Writer: Ta-Nehisi Coates / Artist: Daniel Acuña / Marvel Comics

The Return of the King

T’Challa returns to Wakanda Prime and things are good. Really good. Good enough that he even questions if he was the problem. Shuri grounds T’Challa in the facts: his presence, actions, and tremendous nobility have brought on this ‘second golden age’ of Wakanda. The book takes a lot of time to flesh out where the nation sits in the global context of the Marvel Universe. Coates flexes on the panels — some are entirely dominated by the dialogue. Where this might be a detriment to some characters, the cleverly placed text sets up the trajectory of this arc with little effort and plenty of impact.

Booed Up

Black Panther #15 dwells on T’Challa’s sense of duty, post space war, by exploring how he relates to the world when he isn’t fighting. In issue #14 he spoken to the Queen Mother Ramonda about the state of the nation. In #15 he politics with Shuri about geopolitics. Standard kingly things. On her way out, T’Challa shows his hand and asks if she’s seen Storm. She’s away on X-Men business. Shuri assures him that she’ll holler when she can. He’s all brooding and thoughtful when that lightning strike lights up the Wakandan skyline. Ororo ‘Thee Storm’ Munroe knows how to make an entrance and plays no games. Can we talk about the Afrofuturist Black excellence of Kimoyo beads being used for a royal booty call? There’s no carbon footprint AND no paper trail??? I digress.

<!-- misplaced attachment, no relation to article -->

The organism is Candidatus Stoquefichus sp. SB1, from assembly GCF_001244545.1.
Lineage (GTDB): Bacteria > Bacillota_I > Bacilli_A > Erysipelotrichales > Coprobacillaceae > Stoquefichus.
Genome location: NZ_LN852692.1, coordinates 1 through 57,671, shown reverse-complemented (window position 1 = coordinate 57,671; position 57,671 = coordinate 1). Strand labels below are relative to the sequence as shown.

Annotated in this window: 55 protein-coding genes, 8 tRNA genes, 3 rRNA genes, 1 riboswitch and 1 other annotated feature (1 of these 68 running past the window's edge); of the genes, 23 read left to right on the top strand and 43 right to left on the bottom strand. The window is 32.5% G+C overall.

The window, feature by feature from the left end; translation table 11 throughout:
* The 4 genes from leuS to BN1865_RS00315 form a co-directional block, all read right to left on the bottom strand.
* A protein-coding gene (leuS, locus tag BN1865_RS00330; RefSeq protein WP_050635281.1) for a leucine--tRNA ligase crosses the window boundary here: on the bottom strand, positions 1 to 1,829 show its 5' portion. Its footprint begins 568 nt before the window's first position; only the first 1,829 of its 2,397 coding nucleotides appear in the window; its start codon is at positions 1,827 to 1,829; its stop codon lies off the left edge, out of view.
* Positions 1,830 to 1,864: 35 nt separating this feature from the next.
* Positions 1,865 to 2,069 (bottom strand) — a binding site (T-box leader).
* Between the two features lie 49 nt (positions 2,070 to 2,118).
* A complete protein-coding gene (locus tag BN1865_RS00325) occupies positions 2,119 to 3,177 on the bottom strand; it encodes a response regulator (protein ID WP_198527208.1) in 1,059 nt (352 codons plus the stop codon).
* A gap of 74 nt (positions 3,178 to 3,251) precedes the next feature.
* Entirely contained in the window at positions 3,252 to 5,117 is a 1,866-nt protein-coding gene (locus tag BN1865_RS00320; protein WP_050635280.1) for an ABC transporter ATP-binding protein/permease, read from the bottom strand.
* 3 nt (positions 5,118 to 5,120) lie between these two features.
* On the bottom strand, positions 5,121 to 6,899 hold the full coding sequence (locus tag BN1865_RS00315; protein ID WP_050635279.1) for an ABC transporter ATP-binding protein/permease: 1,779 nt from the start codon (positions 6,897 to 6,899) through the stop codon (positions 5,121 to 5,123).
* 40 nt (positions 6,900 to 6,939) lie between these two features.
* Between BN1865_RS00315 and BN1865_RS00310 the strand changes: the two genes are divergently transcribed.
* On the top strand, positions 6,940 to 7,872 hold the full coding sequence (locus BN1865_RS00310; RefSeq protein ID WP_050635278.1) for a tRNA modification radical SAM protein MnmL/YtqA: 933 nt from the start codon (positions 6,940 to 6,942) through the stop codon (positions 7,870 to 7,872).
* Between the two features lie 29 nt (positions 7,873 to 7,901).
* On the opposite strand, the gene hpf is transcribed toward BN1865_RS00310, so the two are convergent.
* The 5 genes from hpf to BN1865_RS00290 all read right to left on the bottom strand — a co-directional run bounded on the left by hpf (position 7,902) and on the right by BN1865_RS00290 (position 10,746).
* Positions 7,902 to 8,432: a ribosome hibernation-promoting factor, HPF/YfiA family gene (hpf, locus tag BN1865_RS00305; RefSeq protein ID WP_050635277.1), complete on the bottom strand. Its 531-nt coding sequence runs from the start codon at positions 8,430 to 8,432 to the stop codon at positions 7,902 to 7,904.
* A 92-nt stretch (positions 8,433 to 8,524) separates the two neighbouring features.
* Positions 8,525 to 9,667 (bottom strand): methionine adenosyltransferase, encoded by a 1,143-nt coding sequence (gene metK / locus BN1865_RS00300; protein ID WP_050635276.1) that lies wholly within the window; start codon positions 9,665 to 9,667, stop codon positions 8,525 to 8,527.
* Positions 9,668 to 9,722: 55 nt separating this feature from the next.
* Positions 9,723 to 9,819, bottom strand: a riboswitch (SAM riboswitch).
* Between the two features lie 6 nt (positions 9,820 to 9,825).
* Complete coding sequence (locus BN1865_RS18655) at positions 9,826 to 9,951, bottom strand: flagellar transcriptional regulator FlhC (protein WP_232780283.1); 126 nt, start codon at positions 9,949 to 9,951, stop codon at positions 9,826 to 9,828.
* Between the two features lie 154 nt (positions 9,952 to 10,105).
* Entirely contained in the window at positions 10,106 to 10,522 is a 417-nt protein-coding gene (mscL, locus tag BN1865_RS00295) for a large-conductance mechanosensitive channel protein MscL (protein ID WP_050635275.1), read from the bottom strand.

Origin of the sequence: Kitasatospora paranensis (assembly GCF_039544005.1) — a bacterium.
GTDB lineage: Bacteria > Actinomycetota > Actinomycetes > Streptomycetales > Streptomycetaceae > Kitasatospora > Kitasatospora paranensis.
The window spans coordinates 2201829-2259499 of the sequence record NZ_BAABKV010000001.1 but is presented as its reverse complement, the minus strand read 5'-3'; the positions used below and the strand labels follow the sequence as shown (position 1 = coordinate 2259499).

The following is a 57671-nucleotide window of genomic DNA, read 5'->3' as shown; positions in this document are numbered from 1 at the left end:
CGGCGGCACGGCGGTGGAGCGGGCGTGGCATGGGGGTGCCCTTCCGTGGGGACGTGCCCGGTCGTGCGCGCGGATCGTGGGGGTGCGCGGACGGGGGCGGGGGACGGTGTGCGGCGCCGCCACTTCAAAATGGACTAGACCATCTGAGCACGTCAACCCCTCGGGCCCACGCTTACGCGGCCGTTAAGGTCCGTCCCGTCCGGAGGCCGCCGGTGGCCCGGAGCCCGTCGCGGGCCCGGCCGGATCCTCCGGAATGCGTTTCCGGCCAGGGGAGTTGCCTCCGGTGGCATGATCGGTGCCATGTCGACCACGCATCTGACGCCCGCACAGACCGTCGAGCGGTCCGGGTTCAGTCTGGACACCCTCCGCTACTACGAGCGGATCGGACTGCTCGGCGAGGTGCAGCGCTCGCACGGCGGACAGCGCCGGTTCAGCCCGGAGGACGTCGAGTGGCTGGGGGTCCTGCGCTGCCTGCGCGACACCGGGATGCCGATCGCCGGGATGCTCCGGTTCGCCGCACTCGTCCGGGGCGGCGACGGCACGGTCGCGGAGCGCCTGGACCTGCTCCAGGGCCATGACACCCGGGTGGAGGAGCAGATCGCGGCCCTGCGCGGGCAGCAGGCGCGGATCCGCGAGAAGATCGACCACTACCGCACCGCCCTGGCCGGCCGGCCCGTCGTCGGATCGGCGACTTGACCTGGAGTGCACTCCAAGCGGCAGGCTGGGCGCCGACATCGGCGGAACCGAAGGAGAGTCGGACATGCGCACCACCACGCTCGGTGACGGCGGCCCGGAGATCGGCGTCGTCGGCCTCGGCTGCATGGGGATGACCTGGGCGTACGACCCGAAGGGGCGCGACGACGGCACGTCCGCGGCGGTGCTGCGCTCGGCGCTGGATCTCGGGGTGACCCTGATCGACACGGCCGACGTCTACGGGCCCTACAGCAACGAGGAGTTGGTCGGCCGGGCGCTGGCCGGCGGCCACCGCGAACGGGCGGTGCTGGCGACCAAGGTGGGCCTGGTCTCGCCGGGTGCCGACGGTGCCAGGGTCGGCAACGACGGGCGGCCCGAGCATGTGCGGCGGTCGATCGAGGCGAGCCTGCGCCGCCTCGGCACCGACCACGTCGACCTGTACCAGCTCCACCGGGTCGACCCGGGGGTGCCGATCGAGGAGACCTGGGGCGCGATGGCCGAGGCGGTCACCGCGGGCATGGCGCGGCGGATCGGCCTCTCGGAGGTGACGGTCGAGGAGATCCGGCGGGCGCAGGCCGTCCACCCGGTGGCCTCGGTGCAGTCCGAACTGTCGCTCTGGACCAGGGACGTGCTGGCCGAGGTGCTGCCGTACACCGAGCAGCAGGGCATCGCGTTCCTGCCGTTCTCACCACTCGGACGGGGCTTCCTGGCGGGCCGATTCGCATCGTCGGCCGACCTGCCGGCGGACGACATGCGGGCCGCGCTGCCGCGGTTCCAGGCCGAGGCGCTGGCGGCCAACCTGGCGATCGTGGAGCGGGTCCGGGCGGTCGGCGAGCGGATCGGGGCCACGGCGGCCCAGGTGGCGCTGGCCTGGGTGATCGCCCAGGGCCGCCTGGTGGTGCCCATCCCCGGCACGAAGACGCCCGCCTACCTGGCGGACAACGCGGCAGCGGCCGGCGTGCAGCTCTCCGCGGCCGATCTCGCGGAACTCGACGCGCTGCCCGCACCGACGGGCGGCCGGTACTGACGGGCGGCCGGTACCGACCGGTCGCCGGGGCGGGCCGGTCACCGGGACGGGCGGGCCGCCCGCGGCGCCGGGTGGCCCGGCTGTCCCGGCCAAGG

Two Places At Once

Post-coital cuddling with the goddess boo thang is short-lived, as T’Challa gets right back at it and hops on a call with Eden (aka the teleporting mutant Manifold) and the Maroons. Eden is hyped to not be under N’Jadaka’s control but admits that he spent the whole time tortured broadcasting live from the sunken place. T’Challa mentions remembering who he was now but feeling more like discovering a life he’d once lived. Torn between the peace he deserves at home and his duty to return the memories of the galactic Wakandans, he doesn’t give full attention to the ‘bio-anomaly’ that registered on the Mackandal. That won’t come up later. Oh wait…

Two Thousand Seasons…of Good Ass Storytelling

In spite of the milieu of corporate inertia, in the wake of the massive economic success of the Marvel Cinematic Universe, sustained, high-level storytelling and world-building with a triple-A character persists under Coates’ disciplined pen. I’m about to run out of superlatives talking about this book. There are plot arcs on multiple levels playing out and designing a tapestry that can be both a world unto itself and a place to weave in the entire Marvel Comics landscape. There are art choices in panel layout and character design that continue to innovate — Daniel Acuña can draw Okoye doing nothing and make her look badass AF. Facial expressions mean a lot in a comic and are hard to execute; the ‘come hither’ look in Storm’s eyes (scroll back up and see it again) cannot be mistaken. The homie Daniel Acuña is on fire.

7 Kimoyo Bead Tinder Swipes out of 10

Reading Black Panther? Check out BNP’s other reviews here.

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  • Poet, MC, Nerd, All-Around Problem. Lover of words, verse, and geek media from The Bronx, NYC.

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